Recently after watching Pitch Perfect 2 I took to Twitter to compile a list of disaster bisexuals, in doing so (and with the help of others) I realised that a lot of the characters coming up were villains. This isn’t a new thing, queer representation and villainy has a long and complicated history, especially when it comes to kids films – here’s looking at you Disney. I expect to see a camp, flamboyant antagonist in a Disney film, but why is it so easy to see Captain Hook or Ursula as Bisexual/Queer when we don’t necessarily think of our hero’s in the same way?
Queer coding, much as the name suggests, refers to a process by which characters in a piece of fictional media seem — or code — queer. This is usually determined by a series of characteristics that are traditionally associated with queerness, such as more effeminate presentations by male characters or more masculine ones from female characters– TRICIA ENNIS
A lot of this is born from negative stereotypes from the golden age of cinema, when actors or voice artists were told to play a character as gay, embodying all the negative stereotypes, without them being labelled as such. With female villains being devious and sly, compared to the sweet and innocent heroins, and male villains being less manly and more effeminate compared to their match male hero counterparts. And this sort of stuck- although the 60s revolution with women, BAME and LGBT rights movements kicked off, Disney villains for a long time remained the same. This continued well in to the 1990s and beyond, with the likes of Hades, Jaffar and Governor Ratcliffe (from Pocahontas) all played flamboyantly, having decidedly swaying hips and emotional outbursts, the lazy gay male stereotypes.
A retrospective look back on some of the properties that were big when I was growing up only really serves to prove the point. A good example is Scar from the Lion King; he minced, flounced and strutted around as a solo older male. He is clever, camp and very catty and once he did over throw the alpha male he didn’t show any interested in the lionesses. Hook similarly preferred the company of men- at least on his ship. He was well groomed and by all accounts a prissy dandy, dressed in bright pink hat with a comically large feather.
It’s easy to see why these stereotypes stayed around long past the golden age, how the all American (heterosexual) dream might have been scared by men who felt they could show their emotions, and women who felt they didn’t need their life defined by marriage. By painting the strong, athletic ‘normal’ men as the hero (always getting the girl and coming out on top) reinforced these messages well in to the turn of the century.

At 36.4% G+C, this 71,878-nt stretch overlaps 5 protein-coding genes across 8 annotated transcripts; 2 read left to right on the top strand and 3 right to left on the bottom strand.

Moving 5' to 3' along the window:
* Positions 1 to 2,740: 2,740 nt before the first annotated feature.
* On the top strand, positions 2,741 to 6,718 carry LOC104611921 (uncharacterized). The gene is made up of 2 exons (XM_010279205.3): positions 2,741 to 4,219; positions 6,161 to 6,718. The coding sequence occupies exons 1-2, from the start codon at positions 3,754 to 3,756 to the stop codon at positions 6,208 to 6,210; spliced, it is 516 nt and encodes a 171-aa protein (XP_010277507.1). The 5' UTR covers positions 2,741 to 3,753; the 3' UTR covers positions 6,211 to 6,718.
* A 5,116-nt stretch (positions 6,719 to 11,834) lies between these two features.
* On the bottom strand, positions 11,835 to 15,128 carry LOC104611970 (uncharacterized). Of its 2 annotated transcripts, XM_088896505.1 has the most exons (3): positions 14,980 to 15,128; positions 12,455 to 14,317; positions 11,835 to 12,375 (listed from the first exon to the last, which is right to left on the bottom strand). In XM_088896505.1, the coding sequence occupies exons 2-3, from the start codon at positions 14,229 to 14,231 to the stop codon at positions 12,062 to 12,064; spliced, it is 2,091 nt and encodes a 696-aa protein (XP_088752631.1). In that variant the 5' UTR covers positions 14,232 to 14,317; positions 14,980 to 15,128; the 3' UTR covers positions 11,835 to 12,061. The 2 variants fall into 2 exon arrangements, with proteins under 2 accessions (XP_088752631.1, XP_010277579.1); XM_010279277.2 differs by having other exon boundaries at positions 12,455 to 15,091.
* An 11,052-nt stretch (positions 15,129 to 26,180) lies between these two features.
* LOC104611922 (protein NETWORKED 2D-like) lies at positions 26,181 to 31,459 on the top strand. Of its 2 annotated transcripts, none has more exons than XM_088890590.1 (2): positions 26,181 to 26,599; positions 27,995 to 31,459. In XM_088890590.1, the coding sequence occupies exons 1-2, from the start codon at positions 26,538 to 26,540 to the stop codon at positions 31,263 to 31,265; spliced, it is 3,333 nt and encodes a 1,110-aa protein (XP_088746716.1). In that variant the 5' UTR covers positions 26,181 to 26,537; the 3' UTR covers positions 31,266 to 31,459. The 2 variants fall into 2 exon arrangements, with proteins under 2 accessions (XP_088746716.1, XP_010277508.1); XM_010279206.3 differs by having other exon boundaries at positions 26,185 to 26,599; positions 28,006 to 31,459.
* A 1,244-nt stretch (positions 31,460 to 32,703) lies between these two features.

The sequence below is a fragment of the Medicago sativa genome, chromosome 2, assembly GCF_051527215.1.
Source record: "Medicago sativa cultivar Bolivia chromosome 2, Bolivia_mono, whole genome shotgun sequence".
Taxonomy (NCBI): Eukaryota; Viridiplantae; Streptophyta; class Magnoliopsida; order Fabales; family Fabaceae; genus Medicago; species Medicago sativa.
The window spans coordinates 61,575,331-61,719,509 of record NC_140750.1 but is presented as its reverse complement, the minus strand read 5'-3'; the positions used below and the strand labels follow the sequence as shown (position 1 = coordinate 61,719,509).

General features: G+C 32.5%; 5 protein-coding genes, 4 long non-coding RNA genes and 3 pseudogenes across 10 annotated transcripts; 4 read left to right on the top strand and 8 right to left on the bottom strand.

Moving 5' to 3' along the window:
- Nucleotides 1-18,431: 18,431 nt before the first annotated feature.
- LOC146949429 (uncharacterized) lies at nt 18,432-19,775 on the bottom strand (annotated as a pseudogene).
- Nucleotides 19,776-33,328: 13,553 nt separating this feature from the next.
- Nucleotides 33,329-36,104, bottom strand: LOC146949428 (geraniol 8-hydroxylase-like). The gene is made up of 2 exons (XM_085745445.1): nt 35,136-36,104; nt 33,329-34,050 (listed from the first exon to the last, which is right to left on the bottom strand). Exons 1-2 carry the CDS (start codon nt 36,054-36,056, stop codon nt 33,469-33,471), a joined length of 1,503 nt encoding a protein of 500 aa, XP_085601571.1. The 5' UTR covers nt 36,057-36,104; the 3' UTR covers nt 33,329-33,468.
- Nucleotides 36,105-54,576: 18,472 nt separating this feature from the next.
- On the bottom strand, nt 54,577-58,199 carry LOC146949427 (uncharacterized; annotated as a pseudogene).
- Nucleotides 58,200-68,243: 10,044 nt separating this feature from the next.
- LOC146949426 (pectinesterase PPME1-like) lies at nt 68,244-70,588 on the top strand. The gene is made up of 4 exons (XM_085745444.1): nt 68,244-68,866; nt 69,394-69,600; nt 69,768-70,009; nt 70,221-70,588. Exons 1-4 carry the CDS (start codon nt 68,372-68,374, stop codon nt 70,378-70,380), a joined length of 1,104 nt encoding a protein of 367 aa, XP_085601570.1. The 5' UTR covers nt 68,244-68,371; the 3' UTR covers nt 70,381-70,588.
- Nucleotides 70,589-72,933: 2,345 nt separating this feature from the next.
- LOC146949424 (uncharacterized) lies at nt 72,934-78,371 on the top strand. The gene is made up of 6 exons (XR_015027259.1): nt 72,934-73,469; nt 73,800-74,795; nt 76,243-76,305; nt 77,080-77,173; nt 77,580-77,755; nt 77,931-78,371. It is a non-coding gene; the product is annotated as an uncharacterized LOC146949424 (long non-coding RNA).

The good news is progress is now being made. With it now being much easier to access classic and older films, alongside the expanse and growth of social communication, people are reclaiming these camp characters as their own. Taking what could be seen as a humiliating queer representation and turning them into icons within the community. This reclamation of characters is having a slow but positive effect. We are getting more queer characters on screen (even if it is not depicted IN the movie- here’s looking at you Lefou and Elsa) and it’s not just villains that have these traits any more.
Modern Disney films have for the most part dropped their traditional villain roles, with films like Frozen and Brave focusing more on character growth rather than beating the external villain figure; and where villains do still feature they aren’t necessary queer coded any more – although Tamatoa from Moana was extremely queer coded. Modern depictions of characters who would have been, at other points in history, simply queer coded are now sometimes actually becoming straight-up queer. As creators listen to their audiences and the audiences of old are now the creators themselves. While this isn’t yet true open and out representation in the biggest animation studios we are slowly making progress with small-part LGBT characters (Zootopia and Onward) beginning to emerge. Only time will tell if this trend continues, or whether Disney is paying lip-service to representation.